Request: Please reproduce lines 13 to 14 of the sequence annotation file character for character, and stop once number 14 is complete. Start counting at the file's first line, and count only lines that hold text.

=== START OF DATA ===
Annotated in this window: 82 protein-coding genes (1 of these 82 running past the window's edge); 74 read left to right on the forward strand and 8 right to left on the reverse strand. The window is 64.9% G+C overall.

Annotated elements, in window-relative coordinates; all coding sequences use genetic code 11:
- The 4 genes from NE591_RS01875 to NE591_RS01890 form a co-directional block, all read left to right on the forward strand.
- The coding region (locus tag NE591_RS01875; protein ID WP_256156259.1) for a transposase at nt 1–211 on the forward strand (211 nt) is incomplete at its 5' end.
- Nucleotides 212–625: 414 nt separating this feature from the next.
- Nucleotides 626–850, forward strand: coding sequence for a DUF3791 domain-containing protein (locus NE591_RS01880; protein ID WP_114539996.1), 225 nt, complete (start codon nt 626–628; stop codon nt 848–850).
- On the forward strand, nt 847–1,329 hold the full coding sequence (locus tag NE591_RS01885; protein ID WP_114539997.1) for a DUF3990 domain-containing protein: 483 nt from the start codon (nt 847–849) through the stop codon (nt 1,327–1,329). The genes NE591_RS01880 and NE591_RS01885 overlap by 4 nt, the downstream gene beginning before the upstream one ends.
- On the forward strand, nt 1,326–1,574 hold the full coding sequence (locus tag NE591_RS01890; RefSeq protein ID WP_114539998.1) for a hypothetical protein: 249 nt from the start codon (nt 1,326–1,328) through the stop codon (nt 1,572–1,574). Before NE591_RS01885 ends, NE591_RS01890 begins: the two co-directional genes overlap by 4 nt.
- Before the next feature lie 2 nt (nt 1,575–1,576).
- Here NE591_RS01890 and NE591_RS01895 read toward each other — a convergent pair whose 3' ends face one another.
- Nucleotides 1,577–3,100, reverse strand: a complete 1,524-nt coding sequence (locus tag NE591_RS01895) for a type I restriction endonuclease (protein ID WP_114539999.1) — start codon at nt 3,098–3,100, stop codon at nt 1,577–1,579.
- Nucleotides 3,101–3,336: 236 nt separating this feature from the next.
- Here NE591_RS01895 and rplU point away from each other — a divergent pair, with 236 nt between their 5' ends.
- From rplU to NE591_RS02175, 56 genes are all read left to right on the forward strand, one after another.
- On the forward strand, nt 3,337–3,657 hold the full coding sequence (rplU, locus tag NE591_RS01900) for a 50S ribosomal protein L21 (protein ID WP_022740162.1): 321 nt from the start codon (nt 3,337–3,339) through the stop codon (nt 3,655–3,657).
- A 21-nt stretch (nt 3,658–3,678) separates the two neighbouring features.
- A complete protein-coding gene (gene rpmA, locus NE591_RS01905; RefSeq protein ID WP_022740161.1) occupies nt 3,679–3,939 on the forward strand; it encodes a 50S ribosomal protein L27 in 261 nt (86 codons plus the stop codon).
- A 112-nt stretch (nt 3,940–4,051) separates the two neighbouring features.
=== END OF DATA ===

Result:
- Here NE591_RS01895 and rplU point away from each other — a divergent pair, with 236 nt between their 5' ends.
- From rplU to NE591_RS02175, 56 genes are all read left to right on the forward strand, one after another.